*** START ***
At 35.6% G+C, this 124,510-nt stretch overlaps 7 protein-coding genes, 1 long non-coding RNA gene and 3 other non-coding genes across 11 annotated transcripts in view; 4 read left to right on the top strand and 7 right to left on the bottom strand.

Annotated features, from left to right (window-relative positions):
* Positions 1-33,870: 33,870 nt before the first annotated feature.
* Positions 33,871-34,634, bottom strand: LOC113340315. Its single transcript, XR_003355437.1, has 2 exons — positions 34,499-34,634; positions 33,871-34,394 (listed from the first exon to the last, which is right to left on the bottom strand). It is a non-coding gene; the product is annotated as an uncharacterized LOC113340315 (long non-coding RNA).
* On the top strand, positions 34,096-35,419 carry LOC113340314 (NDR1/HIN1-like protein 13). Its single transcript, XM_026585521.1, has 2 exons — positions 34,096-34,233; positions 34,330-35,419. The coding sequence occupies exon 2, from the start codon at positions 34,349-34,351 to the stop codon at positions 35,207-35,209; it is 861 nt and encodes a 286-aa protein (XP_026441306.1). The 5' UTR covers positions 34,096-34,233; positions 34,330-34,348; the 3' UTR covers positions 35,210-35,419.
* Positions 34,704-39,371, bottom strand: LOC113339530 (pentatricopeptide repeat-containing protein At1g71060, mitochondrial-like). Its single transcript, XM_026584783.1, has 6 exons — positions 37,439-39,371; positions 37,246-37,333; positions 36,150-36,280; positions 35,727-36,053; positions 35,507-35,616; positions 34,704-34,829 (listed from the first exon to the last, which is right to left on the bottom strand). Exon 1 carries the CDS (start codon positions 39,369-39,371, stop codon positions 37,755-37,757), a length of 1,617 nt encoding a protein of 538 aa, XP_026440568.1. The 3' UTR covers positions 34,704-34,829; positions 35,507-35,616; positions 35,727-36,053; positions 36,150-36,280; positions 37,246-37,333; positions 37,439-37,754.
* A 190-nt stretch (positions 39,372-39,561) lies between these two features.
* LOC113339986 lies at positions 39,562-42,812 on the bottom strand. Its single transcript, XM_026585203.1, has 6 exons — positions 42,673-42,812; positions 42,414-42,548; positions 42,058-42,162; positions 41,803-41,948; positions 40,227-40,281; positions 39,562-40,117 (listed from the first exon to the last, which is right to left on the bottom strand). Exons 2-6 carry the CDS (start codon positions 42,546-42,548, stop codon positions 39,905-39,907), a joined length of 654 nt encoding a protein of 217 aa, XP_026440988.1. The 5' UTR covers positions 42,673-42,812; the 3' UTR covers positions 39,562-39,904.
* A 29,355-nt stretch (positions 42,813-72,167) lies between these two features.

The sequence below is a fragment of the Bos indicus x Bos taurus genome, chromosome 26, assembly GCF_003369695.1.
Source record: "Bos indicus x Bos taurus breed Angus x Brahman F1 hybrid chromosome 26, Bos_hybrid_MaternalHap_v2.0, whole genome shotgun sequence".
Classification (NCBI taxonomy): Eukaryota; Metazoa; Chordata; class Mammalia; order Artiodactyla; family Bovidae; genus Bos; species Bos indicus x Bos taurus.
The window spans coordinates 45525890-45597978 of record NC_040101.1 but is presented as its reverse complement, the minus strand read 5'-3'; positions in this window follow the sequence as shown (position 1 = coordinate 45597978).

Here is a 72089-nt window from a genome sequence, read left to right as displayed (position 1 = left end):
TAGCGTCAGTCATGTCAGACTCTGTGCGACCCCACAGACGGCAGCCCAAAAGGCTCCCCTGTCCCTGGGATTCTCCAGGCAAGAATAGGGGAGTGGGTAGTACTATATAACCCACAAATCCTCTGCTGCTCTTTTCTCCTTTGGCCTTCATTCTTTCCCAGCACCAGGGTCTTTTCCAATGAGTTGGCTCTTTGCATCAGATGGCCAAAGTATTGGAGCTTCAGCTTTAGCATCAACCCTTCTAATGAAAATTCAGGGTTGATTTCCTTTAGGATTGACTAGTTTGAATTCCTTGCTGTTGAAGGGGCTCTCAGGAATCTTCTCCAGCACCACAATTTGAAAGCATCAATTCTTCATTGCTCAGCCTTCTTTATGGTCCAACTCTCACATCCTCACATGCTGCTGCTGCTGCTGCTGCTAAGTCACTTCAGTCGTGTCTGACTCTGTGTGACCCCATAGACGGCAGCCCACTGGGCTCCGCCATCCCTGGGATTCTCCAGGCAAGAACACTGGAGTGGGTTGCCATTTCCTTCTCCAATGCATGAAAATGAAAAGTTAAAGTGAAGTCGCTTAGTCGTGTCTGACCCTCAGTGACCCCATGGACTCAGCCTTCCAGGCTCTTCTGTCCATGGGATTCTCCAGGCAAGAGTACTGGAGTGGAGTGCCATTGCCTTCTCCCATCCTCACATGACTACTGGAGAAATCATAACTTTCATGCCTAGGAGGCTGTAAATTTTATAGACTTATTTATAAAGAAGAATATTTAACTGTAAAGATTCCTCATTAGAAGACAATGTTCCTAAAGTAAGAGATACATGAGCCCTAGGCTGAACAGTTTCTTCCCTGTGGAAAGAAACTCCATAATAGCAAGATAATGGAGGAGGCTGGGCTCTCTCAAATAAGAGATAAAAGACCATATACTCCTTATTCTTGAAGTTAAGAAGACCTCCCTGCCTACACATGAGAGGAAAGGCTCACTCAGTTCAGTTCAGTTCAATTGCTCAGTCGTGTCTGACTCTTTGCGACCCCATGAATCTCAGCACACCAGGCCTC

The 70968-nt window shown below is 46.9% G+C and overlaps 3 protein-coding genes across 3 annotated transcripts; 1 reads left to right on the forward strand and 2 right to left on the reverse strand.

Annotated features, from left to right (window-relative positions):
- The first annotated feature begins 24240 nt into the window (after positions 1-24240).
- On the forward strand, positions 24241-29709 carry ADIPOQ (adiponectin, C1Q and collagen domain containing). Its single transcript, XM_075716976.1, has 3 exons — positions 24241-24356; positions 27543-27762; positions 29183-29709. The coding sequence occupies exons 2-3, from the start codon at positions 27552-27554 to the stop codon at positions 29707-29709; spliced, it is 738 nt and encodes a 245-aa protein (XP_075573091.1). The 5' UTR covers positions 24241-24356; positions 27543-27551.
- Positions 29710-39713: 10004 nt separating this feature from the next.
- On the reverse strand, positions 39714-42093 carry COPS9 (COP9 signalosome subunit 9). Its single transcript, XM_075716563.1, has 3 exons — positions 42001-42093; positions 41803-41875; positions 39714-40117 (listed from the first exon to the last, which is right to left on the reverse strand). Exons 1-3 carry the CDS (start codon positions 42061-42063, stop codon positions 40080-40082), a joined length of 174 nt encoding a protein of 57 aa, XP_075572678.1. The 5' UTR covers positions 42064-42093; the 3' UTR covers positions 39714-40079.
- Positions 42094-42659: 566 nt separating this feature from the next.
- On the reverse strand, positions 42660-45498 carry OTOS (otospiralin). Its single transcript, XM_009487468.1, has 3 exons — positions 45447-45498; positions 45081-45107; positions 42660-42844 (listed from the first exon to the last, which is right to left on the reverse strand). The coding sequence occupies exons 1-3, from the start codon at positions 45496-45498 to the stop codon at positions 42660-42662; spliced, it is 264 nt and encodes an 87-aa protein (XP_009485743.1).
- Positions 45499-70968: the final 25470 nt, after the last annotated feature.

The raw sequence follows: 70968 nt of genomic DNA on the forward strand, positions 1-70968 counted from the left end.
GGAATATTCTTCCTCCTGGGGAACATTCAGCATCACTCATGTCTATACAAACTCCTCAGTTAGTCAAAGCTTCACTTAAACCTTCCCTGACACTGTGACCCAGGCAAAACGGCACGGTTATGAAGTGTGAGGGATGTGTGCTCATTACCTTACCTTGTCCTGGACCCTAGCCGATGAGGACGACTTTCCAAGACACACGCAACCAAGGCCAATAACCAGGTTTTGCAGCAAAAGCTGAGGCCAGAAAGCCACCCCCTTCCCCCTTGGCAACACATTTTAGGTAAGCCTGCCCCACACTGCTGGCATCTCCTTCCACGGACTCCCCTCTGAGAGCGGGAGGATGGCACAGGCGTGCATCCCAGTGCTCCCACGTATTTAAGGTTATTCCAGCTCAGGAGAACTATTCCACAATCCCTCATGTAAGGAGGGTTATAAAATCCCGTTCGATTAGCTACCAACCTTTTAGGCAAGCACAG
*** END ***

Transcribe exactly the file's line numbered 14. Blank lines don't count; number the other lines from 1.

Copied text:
Here is a 72089-nt window from a genome sequence, read left to right as displayed (position 1 = left end):